1.11.2010

Marketing Mondays: A Week's Worth of Useful Reading

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Surfing my favorites blogs and websites, I've come across a number of interesting sites that offer some of the same territory as Marketing Mondays. I thought I'd share them with you. Then, reading them over, I decided to add a few related websites and books. This was going to be just a short item, but now it's gone and turned itself into a Marketing Mondays post. Click on titles to access the links.

Artists and Dealers Writing About Art Marketing
This is the blog that inspired the post, so it gets top spot. It's subtitled A Black Woman Artist Speaks. Will You Speak Back? Hell, yeah, Joyce! I just comment on your current post. Owens has an intermittent series going called 21st Century: New Rules for Artists. Check it out. Amid the many cogent ideas is this short one: No Artists = No Galleries. So simple, so true. Spend some time scrolling, as the series is seeded among other interesting posts. Owens is based in Chicago, so she may be introducing you to a whole new territory, too. She gets pride of place in the visuals, above. That's her snapping a self portrait. I pulled it from her website
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Subtitled The Artist's Business Digest, it serves as both a digest of business articles useful to artists (disclaimer: Marketing Mondays has been mentioned), and articles by the editor, Karen Miranda Augustine. She won't coddle you. "These are the facts: we live in the 21st century. If you're not on-line, you don't exist," she says in a recent post, Off-Line and Left Behind. And check out her blogroll for art business and marketing sites. Augustine is based in Toronto, which explains the funny spelling of words like favourite and colour.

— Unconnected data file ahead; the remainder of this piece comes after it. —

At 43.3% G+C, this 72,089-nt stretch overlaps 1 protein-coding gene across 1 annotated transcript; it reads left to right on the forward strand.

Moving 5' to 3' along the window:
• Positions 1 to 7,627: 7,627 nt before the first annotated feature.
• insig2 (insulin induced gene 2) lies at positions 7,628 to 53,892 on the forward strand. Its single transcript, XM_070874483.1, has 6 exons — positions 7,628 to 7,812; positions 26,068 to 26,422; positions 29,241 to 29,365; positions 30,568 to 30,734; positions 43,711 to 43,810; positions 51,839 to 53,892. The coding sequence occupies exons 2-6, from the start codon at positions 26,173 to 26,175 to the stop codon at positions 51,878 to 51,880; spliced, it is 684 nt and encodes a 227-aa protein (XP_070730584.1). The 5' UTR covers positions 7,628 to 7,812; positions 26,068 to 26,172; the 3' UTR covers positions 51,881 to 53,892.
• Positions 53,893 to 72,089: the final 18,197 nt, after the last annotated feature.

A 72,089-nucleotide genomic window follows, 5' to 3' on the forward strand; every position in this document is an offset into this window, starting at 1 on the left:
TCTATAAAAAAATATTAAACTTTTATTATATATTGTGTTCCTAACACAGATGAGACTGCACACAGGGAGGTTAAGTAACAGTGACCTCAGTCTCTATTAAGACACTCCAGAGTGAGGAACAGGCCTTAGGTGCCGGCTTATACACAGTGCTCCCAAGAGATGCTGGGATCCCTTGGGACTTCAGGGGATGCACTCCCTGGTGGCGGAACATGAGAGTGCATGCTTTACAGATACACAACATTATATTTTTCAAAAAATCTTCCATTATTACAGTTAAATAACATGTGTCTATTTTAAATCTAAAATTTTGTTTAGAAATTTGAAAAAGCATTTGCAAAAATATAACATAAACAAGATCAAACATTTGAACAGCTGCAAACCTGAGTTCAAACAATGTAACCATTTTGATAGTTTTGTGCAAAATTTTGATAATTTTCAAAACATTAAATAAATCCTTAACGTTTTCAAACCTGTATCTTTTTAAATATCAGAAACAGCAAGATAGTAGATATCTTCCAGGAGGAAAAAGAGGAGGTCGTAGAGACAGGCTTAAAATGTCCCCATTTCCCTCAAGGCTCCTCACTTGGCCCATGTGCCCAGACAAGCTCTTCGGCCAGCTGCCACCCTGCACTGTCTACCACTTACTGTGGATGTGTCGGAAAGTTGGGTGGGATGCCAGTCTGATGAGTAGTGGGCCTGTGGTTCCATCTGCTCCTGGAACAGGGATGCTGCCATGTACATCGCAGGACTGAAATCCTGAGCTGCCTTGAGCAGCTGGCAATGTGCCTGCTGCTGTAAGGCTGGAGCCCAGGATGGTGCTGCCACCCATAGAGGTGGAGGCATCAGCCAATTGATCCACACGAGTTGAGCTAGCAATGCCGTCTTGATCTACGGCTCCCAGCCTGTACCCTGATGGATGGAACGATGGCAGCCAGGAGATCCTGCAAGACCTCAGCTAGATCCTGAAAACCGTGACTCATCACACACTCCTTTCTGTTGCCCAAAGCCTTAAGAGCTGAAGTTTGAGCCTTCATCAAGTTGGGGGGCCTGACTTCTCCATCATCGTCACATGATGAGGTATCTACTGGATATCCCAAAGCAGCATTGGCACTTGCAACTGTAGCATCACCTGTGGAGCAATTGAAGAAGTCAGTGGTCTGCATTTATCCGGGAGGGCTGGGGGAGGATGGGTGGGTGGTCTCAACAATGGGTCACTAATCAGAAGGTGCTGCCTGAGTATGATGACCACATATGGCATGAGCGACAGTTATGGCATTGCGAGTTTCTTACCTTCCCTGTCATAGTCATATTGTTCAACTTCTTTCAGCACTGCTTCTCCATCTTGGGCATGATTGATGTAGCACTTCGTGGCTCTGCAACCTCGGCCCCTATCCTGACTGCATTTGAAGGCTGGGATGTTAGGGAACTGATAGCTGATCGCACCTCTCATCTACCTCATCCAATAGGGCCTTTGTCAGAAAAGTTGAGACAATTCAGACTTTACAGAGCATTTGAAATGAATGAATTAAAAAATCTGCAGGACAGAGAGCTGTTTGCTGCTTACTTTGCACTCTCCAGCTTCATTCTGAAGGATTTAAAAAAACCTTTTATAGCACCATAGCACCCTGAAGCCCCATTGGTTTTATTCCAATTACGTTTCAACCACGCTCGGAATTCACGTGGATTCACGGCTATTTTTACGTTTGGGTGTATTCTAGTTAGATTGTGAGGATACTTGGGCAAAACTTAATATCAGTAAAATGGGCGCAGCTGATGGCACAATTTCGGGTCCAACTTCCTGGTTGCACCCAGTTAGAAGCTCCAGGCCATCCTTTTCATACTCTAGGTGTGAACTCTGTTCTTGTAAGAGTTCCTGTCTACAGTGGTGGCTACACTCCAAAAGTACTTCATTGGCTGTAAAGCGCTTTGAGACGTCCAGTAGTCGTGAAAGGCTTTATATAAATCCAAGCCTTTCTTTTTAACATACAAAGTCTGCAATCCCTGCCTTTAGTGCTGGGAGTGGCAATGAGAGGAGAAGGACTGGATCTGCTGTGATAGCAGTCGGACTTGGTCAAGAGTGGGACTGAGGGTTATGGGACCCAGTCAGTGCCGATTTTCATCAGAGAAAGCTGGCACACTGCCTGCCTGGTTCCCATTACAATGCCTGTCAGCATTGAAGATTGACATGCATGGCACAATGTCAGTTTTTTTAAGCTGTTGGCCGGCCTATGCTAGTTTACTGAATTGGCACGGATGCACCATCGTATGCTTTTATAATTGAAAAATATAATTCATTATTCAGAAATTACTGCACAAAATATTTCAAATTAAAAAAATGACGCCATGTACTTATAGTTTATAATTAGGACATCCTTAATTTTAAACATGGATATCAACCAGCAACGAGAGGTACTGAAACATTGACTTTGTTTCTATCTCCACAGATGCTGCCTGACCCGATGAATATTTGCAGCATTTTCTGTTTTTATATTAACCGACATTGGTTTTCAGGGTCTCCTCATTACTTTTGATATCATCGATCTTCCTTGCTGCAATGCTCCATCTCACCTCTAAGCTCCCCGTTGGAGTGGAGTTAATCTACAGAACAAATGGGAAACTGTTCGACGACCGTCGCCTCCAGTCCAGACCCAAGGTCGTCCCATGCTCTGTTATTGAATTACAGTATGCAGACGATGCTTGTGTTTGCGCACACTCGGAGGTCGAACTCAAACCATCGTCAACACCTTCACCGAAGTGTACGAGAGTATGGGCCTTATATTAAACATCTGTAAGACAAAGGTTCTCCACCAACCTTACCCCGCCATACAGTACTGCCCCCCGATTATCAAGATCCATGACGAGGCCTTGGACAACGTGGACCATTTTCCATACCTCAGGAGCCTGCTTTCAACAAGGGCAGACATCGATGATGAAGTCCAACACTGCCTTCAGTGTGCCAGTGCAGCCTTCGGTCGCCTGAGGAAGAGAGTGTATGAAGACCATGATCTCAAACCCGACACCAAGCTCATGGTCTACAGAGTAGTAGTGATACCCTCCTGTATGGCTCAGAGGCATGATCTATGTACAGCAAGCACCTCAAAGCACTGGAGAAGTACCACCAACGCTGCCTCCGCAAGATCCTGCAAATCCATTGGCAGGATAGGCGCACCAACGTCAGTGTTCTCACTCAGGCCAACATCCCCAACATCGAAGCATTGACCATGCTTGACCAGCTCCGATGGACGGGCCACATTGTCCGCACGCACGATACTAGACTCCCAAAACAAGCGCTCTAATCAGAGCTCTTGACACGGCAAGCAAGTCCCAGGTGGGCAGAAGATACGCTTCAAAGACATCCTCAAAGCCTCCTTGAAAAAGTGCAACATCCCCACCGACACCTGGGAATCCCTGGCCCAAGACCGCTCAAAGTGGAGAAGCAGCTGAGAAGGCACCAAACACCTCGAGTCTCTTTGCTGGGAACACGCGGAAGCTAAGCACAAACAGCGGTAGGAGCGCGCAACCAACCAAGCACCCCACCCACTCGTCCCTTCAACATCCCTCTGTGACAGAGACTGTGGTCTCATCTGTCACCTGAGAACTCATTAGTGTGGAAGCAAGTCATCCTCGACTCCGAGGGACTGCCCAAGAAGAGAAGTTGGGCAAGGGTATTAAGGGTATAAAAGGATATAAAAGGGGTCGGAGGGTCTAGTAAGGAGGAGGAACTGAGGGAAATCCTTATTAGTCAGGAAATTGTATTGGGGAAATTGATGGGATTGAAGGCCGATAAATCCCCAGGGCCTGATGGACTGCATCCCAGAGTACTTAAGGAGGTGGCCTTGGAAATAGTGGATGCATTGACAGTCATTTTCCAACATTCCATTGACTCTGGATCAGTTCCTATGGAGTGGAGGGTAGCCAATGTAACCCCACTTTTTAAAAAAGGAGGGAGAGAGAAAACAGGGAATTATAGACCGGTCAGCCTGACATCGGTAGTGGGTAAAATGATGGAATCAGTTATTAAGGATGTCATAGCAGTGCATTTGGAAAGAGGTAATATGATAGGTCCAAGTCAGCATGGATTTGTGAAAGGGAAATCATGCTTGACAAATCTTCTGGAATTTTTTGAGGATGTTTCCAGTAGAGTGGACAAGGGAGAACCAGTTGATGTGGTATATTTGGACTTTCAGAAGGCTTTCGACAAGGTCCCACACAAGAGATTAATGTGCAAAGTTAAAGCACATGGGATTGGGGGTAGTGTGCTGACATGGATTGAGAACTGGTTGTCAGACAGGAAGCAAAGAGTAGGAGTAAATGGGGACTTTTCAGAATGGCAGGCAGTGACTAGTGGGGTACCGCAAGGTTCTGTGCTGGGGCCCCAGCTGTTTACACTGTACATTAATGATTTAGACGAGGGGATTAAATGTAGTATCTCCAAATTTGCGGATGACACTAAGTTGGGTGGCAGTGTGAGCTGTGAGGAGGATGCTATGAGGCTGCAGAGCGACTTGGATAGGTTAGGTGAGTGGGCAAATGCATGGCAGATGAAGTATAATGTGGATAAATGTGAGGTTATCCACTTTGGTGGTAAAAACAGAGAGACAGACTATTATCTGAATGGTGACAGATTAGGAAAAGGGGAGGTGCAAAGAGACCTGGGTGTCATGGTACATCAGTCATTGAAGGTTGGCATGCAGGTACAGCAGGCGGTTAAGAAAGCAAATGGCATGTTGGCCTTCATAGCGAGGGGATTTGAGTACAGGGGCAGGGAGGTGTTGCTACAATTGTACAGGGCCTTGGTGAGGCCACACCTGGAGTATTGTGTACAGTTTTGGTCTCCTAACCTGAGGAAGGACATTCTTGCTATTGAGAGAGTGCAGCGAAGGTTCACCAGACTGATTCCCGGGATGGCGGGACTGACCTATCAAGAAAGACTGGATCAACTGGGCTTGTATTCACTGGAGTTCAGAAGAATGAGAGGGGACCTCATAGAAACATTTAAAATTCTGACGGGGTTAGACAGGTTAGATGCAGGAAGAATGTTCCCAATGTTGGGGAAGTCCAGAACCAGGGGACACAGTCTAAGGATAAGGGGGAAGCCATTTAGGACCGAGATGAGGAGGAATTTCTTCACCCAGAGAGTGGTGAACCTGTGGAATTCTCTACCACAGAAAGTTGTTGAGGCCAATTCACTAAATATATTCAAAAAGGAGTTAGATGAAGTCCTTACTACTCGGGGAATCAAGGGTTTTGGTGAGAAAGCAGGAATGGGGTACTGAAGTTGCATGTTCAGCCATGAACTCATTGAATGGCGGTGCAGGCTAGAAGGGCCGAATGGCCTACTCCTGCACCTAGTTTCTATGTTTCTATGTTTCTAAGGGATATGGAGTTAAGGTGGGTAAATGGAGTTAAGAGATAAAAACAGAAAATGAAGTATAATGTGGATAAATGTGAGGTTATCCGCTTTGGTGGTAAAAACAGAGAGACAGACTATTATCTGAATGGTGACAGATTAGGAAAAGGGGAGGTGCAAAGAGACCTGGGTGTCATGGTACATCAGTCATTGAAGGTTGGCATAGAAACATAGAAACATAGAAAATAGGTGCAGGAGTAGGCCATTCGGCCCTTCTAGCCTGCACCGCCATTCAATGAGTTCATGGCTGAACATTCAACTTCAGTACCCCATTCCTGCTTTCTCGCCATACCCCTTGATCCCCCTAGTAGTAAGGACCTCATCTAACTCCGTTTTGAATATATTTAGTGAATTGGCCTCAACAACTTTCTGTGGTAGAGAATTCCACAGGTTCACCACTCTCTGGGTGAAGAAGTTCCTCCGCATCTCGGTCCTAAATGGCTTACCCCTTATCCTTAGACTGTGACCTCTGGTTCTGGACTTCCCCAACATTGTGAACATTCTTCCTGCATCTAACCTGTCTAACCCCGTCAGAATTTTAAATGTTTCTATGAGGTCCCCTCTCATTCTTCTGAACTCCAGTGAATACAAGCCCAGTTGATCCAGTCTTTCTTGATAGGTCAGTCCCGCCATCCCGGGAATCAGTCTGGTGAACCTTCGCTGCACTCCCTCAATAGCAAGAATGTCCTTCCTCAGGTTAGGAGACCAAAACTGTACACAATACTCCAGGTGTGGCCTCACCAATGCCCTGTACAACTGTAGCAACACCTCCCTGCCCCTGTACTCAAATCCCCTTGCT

Edward Winkleman Blog
Subtitled, art/politics/gossip/tough love--and covering every one of those topics--the blog also reaches out to the artists in his readership. Yes, I've mentioned this blog before, but good information bears repeating. Winkleman's informative series, Advice for Artists Seeking Gallery Representation, was culled from his many posts as a stand-alone section. His book, How to Start and Run a Commercial Gallery is also very helpful to artists who wish to know how to connect with the folks who are starting and running those galleries. I wrote about it here.

Non Profits
NYFA, for short, is a non-profit that helps artists in all kinds of ways. Related to this post are its Business of Art articles. Click here for the live-linked list.
I'm sure there are others in this category. Fill me in.
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Business
As its title says it's about the art business, which is different from artists dealing with business issues. Still, it's full of news that artists will find useful: who's stopping where on the curator go round (if you want to get your work before curators, you'd better know who and where they are); market sales, auction news, the diamond market, art theft. It's not what you would call fun reading, but if you're going to put your art out there, you might as well know what there is. It's edited by Marion Maneker.
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The hardcopy newspaper has a digital edition, which you can access online. You can even subscribe for free. Its content is at the nexus of art business, artists, and art, so it's easier reading that the strictly business sites. It even has five years of Art Basel Miami Beach special issues in downloadable PDF format.